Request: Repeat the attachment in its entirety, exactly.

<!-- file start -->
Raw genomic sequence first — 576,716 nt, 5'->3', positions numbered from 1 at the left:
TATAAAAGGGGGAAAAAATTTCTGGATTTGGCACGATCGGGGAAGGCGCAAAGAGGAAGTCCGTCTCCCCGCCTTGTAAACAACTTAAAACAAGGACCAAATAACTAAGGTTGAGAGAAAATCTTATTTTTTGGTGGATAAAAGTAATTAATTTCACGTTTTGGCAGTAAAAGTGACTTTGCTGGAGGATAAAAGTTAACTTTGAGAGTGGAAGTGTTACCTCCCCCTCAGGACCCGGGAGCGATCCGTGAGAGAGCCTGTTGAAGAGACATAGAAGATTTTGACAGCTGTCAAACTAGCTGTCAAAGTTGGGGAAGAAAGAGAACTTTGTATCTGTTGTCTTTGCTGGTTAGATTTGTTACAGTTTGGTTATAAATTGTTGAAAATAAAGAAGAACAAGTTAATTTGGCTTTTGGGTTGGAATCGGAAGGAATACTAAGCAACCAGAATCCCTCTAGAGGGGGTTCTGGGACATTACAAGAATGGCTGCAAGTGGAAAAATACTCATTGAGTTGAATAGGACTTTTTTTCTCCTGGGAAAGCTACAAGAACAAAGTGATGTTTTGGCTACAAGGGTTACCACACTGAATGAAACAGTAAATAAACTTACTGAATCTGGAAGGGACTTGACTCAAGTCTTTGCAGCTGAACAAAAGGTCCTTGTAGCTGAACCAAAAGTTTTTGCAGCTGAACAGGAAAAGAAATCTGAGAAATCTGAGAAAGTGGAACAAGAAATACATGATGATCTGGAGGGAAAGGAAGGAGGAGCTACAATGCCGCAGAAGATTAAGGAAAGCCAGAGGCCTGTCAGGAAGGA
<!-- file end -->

Raw genomic sequence first — 576,716 nt, 5'->3', positions numbered from 1 at the left:
TATAAAAGGGGGAAAAAATTTCTGGATTTGGCACGATCGGGGAAGGCGCAAAGAGGAAGTCCGTCTCCCCGCCTTGTAAACAACTTAAAACAAGGACCAAATAACTAAGGTTGAGAGAAAATCTTATTTTTTGGTGGATAAAAGTAATTAATTTCACGTTTTGGCAGTAAAAGTGACTTTGCTGGAGGATAAAAGTTAACTTTGAGAGTGGAAGTGTTACCTCCCCCTCAGGACCCGGGAGCGATCCGTGAGAGAGCCTGTTGAAGAGACATAGAAGATTTTGACAGCTGTCAAACTAGCTGTCAAAGTTGGGGAAGAAAGAGAACTTTGTATCTGTTGTCTTTGCTGGTTAGATTTGTTACAGTTTGGTTATAAATTGTTGAAAATAAAGAAGAACAAGTTAATTTGGCTTTTGGGTTGGAATCGGAAGGAATACTAAGCAACCAGAATCCCTCTAGAGGGGGTTCTGGGACATTACAAGAATGGCTGCAAGTGGAAAAATACTCATTGAGTTGAATAGGACTTTTTTTCTCCTGGGAAAGCTACAAGAACAAAGTGATGTTTTGGCTACAAGGGTTACCACACTGAATGAAACAGTAAATAAACTTACTGAATCTGGAAGGGACTTGACTCAAGTCTTTGCAGCTGAACAAAAGGTCCTTGTAGCTGAACCAAAAGTTTTTGCAGCTGAACAGGAAAAGAAATCTGAGAAATCTGAGAAAGTGGAACAAGAAATACATGATGATCTGGAGGGAAAGGAAGGAGGAGCTACAATGCCGCAGAAGATTAAGGAAAGCCAGAGGCCTGTCAGGAAGGA